Americans still texting while driving despite bans
LOS ANGELES (Reuters Life!) - A quarter of American cell phone users admit to texting while driving, despite bans in seven U.S. states and several serious accidents recently, according to a report on cell phone use released on Wednesday.
The report also found that some of the worst driving-while-texting, or DWT, offenders live in states where the practice is already banned or where legislation is pending.
Drivers in Tennessee were the most prolific texters, with 42 percent of those questioned admitting to the habit. A ban on using a cell phone to text while driving goes into effect in Tennessee in July.
Yet 83 percent of the 5,000 people surveyed across the United States said they thought DWT should be illegal. The survey was carried out on behalf of mobile voice technology company Vlingo.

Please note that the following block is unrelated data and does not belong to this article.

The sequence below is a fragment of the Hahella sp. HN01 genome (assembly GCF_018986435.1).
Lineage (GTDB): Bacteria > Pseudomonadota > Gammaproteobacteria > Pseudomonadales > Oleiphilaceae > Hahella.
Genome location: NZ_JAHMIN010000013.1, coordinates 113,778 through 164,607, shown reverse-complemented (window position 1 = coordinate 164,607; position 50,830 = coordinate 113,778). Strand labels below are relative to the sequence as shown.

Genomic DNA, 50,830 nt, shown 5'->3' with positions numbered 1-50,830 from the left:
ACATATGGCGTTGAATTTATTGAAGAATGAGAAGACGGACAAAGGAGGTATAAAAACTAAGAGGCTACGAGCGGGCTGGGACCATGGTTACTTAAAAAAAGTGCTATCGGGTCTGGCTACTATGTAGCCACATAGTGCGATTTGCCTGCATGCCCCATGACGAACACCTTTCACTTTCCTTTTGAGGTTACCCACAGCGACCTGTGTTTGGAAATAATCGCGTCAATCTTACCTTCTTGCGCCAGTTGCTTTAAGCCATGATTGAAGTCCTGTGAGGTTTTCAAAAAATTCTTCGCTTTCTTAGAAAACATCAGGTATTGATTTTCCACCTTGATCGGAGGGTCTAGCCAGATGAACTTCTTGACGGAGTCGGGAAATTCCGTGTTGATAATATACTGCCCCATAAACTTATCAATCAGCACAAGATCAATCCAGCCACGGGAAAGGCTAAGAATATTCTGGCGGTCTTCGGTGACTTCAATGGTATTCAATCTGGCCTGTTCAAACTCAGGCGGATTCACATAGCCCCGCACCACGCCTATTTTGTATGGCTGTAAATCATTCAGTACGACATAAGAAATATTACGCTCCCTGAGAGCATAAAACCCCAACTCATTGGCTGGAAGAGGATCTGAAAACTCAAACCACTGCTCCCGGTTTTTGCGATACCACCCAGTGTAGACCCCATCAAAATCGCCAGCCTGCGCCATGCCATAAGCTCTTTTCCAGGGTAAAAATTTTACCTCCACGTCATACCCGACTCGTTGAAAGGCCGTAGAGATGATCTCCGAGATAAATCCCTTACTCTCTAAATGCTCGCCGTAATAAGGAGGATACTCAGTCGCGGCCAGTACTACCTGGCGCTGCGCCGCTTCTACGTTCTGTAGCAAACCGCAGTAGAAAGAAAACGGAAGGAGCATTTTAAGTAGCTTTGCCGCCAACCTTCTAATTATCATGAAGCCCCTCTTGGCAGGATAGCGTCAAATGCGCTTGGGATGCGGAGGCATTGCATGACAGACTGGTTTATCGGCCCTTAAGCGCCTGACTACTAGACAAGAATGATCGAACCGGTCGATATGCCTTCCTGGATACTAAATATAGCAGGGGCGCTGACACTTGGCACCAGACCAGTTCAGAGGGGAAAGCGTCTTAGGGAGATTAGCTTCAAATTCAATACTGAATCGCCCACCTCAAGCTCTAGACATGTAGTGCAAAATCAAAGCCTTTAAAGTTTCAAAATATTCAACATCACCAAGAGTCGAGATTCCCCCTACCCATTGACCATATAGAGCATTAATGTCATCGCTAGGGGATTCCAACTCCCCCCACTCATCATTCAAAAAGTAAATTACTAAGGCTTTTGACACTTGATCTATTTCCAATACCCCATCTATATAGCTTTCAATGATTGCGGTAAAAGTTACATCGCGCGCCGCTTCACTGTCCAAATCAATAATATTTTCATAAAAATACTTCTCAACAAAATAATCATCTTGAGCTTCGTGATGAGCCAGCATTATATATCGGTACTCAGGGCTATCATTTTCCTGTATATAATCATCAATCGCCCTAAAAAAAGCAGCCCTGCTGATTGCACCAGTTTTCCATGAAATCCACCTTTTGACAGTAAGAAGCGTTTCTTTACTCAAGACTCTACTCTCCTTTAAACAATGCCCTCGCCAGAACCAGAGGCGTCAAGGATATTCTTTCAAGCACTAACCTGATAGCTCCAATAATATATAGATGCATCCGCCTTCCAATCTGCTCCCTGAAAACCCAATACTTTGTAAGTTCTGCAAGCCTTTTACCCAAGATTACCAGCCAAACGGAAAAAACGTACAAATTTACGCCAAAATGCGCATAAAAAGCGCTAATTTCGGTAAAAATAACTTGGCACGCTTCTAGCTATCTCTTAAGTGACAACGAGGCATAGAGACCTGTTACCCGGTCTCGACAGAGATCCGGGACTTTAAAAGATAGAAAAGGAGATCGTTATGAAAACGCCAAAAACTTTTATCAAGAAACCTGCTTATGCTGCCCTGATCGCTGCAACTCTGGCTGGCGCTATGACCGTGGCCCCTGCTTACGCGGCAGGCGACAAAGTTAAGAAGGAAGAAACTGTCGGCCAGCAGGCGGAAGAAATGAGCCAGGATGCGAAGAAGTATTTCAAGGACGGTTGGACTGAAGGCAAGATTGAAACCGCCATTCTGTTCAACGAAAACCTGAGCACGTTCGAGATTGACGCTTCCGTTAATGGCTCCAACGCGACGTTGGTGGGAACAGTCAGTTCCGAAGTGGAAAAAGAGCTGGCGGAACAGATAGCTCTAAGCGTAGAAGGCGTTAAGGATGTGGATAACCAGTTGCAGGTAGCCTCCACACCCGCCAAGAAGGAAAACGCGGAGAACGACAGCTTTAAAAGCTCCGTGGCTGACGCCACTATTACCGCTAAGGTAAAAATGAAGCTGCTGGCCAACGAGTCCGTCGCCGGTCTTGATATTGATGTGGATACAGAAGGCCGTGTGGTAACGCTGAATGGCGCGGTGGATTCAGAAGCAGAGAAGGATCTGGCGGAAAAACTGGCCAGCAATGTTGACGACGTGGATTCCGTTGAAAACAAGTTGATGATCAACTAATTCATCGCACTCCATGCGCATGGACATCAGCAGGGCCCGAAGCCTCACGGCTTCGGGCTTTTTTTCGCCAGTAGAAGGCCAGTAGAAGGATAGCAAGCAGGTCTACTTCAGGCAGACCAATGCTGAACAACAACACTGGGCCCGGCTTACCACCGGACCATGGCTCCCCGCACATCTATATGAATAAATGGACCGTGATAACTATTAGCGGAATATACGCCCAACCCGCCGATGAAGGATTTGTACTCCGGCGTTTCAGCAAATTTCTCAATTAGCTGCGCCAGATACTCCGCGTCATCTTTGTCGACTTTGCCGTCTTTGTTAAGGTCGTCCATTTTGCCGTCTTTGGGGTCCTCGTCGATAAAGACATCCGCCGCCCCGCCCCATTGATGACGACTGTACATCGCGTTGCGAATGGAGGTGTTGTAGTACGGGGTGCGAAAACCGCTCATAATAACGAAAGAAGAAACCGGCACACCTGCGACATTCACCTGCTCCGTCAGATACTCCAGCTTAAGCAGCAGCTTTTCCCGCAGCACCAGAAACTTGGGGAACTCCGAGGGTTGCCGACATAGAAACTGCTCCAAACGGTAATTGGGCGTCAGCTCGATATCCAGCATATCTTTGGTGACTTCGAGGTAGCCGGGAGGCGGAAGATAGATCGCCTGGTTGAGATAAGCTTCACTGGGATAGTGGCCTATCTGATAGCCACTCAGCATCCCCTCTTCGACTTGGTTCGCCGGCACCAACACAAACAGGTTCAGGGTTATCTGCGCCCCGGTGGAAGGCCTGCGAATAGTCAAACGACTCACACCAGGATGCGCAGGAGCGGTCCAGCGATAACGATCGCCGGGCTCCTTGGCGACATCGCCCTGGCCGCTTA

Text messaging has been blamed for a number of recent high profile accidents, including a train crash in the Los Angeles area last September in which 25 people were killed, and a Boston trolley crash this month in which almost 50 people were injured.
In both cases, the drivers were found to have been sending and receiving text messages seconds before the crashes.
"Texting is such an integral component of our daily lives, and the cautionary tales about DWT danger have not stemmed the tide," said Dave Grannan, CEO of Vlingo.
(Reporting by Jill Serjeant, editing by Miral Fahmy)
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